MANILA – S&P Global Ratings on Thursday affirmed its ‘BBB+’ ratings on the Philippines after noting the domestic economy’s recovery, which it expects to accelerate in 2022 partly on the coronavirus disease 2019 (Covid-19) vaccination rollout.
It also kept the rating’s outlook stable, which it attributed to its expectation that the domestic economy “will achieve a healthy economic recovery and that its fiscal deficits will decline significantly over the next two to three years.”
“We affirmed the ratings because we believe the Philippines will continue to have good economic recovery prospects once the Covid-19 pandemic is contained, and that the government’s fiscal performance will strengthen accordingly,” it said in a report.
The debt rater expects a recovery for the domestic economy this and next year, with the growth forecast for this year at 7.9 percent, higher than the government’s 6-7 percent target.
It forecasts a 7.2-percent growth for the Philippines in 2022 and 2023, while the 2024 projection is a 7.1-percent expansion.
In the first quarter this year, the domestic economy, as measured by gross domestic product (GDP), posted a lower contraction of -4.2 percent from the previous quarter’s -8.3 percent.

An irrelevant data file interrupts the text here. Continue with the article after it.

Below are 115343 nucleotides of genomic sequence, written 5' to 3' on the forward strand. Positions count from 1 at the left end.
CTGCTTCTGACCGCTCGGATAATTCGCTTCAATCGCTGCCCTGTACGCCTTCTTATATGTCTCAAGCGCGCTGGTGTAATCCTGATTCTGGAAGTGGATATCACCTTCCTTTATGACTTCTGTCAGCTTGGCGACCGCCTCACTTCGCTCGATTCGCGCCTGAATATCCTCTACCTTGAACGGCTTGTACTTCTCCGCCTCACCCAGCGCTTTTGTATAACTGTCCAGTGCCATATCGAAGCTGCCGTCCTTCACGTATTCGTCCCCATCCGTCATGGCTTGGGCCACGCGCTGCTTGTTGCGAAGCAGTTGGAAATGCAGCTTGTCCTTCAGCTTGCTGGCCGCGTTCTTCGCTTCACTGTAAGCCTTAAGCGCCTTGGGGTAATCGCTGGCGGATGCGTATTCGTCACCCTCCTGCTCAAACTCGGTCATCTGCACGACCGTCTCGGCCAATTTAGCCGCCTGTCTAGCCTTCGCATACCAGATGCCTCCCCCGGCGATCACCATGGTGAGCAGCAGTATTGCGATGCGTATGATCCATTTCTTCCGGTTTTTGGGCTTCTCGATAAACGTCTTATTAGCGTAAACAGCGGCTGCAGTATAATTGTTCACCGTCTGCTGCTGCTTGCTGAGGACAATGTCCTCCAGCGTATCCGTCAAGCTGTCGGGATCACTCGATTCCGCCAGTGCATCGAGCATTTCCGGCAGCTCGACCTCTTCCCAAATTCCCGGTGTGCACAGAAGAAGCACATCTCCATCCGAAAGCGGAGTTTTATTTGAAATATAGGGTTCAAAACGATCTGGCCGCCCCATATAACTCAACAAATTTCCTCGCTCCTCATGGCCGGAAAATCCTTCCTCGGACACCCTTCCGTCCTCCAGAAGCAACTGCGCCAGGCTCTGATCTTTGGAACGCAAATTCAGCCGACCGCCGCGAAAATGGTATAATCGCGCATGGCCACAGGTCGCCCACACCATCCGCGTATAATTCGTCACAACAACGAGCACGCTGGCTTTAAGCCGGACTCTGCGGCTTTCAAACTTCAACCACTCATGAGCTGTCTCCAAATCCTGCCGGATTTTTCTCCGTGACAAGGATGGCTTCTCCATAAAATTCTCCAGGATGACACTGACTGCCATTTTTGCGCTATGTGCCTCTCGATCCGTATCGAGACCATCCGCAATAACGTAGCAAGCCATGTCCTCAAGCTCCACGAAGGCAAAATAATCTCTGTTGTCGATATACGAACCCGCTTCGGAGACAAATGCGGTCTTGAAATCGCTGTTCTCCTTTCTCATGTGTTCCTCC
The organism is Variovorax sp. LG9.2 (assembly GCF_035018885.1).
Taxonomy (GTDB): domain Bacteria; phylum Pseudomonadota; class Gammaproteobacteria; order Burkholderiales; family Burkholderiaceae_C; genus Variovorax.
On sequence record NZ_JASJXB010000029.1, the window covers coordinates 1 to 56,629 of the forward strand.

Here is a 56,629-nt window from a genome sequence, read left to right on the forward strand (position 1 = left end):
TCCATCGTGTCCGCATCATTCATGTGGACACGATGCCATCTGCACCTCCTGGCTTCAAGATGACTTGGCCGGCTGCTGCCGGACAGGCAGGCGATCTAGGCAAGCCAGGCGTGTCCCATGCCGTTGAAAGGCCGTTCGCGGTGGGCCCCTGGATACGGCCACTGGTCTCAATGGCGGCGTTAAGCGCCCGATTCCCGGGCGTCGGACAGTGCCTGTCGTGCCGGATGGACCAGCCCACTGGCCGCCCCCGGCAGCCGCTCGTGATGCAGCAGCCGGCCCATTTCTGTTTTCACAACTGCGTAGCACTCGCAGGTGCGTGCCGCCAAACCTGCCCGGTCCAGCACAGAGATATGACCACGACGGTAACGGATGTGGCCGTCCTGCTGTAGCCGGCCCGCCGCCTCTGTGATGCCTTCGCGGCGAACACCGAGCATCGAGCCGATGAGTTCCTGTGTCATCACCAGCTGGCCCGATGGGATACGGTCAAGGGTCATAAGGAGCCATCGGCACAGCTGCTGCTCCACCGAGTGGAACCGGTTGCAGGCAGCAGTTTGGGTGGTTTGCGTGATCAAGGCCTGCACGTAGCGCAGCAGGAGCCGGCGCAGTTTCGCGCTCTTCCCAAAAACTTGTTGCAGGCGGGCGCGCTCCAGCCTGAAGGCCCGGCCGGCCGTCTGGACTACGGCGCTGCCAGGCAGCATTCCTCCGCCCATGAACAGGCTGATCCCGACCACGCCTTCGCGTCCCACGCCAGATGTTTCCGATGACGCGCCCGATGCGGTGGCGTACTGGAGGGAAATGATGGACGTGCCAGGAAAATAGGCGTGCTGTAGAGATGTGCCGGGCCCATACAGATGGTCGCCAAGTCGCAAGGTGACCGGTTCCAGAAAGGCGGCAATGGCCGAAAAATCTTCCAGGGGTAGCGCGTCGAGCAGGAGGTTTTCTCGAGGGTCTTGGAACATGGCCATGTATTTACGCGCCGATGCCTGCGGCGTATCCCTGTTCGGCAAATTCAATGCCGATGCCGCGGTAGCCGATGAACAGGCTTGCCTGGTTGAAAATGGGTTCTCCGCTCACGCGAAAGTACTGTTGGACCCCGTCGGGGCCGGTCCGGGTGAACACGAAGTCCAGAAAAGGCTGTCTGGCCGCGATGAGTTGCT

S&P said the domestic economy has above-average economic growth potential “which should drive constructive development outcomes and underpin broader credit metrics.”
The debt rater attributed this to years of fiscal reforms and prudent debt management, which it said, allowed the government to address the pandemic’s impact, although not without some hit on its fiscal and debt metrics.
It said the robust external position of the country is due in part to the resiliency of the overseas Filipino workers’ (OFWs) remittances, the strong financial system, and the favorable demographics.
Regulatory and tax reforms also helped, it said, adding the impact of these on economic productivity.
“The Philippines government has generally enacted effective fiscal policies over the past decade, marked by improvements to the quality of expenditure, manageable fiscal deficits, and low levels of general government indebtedness,” it said.
Budget gap has widened to around 7.1 percent of domestic output in 2020 due to pandemic-related measures.
S&P forecasts the budget gap to increase to around 7.5 percent of GDP this year.
“However, this should begin to taper off from 2022 as the economy recovers and stimulus measures are scaled back,” it said.
Government debt increased to 38.5 percent of GDP last year given the need for stimulus programs and the debt rater projects this to further rise to around 41.7 percent this year.
“Nevertheless, this level of indebtedness remains comparable or lower than that of international peers,” it added. (PNA)